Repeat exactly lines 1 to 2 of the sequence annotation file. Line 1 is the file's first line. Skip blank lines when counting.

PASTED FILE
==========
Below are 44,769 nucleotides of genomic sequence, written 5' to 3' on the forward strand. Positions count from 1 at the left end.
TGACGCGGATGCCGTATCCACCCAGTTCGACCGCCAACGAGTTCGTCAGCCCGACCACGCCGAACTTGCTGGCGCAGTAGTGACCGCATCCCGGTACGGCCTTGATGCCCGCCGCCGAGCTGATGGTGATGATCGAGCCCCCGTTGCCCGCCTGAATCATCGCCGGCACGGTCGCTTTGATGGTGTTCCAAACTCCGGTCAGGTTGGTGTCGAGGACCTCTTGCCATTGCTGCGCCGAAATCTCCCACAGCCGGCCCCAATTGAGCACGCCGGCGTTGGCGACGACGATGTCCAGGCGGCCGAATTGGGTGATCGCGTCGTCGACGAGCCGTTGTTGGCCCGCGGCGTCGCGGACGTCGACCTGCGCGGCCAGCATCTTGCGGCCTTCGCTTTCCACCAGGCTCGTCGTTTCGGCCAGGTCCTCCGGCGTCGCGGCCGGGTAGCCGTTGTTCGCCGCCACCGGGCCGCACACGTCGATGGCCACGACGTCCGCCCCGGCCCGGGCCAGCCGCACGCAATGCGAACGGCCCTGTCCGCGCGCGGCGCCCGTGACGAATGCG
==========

Below are 44,769 nucleotides of genomic sequence, written 5' to 3' on the forward strand. Positions count from 1 at the left end.
TGACGCGGATGCCGTATCCACCCAGTTCGACCGCCAACGAGTTCGTCAGCCCGACCACGCCGAACTTGCTGGCGCAGTAGTGACCGCATCCCGGTACGGCCTTGATGCCCGCCGCCGAGCTGATGGTGATGATCGAGCCCCCGTTGCCCGCCTGAATCATCGCCGGCACGGTCGCTTTGATGGTGTTCCAAACTCCGGTCAGGTTGGTGTCGAGGACCTCTTGCCATTGCTGCGCCGAAATCTCCCACAGCCGGCCCCAATTGAGCACGCCGGCGTTGGCGACGACGATGTCCAGGCGGCCGAATTGGGTGATCGCGTCGTCGACGAGCCGTTGTTGGCCCGCGGCGTCGCGGACGTCGACCTGCGCGGCCAGCATCTTGCGGCCTTCGCTTTCCACCAGGCTCGTCGTTTCGGCCAGGTCCTCCGGCGTCGCGGCCGGGTAGCCGTTGTTCGCCGCCACCGGGCCGCACACGTCGATGGCCACGACGTCCGCCCCGGCCCGGGCCAGCCGCACGCAATGCGAACGGCCCTGTCCGCGCGCGGCGCCCGTGACGAATGCG